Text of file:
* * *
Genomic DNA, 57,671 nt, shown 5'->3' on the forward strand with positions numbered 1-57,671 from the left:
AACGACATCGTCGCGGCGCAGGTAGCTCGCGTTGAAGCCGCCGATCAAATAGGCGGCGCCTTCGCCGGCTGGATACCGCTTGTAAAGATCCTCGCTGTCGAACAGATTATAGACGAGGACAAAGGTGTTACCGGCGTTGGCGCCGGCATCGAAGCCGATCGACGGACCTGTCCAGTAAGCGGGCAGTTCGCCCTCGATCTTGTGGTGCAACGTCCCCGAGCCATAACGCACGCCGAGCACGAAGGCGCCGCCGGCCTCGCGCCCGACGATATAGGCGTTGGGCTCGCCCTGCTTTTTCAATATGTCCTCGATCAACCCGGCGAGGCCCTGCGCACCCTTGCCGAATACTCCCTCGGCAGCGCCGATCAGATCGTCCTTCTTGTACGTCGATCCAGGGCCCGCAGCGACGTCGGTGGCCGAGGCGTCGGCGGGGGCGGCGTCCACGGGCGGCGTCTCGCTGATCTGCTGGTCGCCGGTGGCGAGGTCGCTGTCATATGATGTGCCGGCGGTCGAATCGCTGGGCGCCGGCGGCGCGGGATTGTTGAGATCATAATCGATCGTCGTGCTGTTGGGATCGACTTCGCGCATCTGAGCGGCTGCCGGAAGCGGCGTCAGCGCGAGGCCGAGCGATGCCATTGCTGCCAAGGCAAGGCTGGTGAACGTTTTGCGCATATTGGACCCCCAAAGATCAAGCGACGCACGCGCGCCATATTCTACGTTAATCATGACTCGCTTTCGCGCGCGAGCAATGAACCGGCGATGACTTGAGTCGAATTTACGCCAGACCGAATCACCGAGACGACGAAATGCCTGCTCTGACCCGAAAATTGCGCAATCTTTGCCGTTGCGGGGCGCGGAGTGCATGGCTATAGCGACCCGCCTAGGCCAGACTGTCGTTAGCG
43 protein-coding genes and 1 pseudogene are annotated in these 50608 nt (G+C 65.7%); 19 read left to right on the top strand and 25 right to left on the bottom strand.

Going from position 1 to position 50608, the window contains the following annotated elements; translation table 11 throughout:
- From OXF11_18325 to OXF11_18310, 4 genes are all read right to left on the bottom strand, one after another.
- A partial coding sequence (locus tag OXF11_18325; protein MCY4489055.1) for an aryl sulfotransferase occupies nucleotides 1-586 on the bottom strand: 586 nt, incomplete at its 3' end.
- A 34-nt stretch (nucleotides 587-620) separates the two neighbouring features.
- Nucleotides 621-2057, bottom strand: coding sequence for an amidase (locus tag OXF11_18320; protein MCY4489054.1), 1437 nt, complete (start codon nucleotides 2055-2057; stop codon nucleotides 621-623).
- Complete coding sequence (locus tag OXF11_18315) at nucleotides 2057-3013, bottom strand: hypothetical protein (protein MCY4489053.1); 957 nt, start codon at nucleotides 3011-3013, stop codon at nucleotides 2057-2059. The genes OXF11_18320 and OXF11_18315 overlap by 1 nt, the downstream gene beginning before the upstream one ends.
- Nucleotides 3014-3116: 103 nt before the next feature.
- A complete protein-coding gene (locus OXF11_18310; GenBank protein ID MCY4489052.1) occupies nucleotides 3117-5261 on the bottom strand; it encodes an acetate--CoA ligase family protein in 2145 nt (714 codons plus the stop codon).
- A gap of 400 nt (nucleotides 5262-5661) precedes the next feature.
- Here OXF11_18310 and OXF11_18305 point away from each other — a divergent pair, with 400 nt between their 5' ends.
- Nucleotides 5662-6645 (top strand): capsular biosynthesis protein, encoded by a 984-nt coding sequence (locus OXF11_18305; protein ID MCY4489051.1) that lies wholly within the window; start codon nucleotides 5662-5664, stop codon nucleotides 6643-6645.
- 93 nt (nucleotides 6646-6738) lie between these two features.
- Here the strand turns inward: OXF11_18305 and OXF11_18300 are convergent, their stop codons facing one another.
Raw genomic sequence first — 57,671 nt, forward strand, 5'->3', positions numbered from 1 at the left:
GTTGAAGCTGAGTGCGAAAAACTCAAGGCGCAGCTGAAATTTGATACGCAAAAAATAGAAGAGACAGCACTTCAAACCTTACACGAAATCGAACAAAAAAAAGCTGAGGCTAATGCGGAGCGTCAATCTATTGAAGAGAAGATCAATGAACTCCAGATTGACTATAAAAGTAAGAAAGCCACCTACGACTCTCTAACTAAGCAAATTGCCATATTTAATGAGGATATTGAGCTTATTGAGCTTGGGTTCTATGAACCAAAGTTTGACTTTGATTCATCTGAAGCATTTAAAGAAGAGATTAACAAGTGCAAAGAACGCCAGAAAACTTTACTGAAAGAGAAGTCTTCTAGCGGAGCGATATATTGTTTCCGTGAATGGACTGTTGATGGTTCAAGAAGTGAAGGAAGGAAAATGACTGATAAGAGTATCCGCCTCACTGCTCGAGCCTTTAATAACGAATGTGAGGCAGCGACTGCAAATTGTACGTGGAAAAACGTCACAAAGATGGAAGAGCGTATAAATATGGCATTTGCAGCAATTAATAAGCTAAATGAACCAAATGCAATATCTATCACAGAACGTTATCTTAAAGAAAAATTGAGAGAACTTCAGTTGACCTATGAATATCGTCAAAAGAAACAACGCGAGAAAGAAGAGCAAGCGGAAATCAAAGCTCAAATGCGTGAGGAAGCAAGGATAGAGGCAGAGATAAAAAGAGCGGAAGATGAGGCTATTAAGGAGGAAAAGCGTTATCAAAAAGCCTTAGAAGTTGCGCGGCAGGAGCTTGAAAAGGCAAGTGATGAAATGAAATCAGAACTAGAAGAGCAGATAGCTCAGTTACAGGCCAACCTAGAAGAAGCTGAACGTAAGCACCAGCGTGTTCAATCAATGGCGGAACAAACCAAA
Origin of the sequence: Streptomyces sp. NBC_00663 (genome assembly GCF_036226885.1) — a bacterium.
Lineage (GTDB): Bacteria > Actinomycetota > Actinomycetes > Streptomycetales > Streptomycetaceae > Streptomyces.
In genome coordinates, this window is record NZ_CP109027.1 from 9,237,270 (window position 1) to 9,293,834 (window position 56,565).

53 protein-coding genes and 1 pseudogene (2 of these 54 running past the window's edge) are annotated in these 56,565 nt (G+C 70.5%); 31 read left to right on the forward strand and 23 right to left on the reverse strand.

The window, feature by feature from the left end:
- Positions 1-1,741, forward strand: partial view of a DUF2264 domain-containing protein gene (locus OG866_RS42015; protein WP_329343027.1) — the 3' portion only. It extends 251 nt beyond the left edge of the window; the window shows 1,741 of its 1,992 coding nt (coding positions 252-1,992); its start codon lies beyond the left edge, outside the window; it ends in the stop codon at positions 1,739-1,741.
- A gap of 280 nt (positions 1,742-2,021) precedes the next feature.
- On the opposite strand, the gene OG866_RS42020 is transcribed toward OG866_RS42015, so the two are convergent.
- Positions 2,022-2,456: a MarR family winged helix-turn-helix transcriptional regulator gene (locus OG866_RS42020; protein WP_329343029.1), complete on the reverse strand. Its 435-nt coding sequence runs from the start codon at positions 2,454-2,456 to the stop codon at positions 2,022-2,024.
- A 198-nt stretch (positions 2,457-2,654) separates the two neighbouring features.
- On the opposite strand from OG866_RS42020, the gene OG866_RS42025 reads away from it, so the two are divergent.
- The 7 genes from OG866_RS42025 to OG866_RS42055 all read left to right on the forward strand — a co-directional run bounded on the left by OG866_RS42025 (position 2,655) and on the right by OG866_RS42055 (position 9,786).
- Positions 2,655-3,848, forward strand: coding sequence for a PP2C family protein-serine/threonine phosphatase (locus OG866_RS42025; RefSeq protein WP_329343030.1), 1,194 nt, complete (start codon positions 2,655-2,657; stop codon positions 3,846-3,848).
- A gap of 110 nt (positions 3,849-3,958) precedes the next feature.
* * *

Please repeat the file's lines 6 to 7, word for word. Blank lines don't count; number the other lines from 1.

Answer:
- A partial coding sequence (locus tag OXF11_18325; protein MCY4489055.1) for an aryl sulfotransferase occupies nucleotides 1-586 on the bottom strand: 586 nt, incomplete at its 3' end.
- A 34-nt stretch (nucleotides 587-620) separates the two neighbouring features.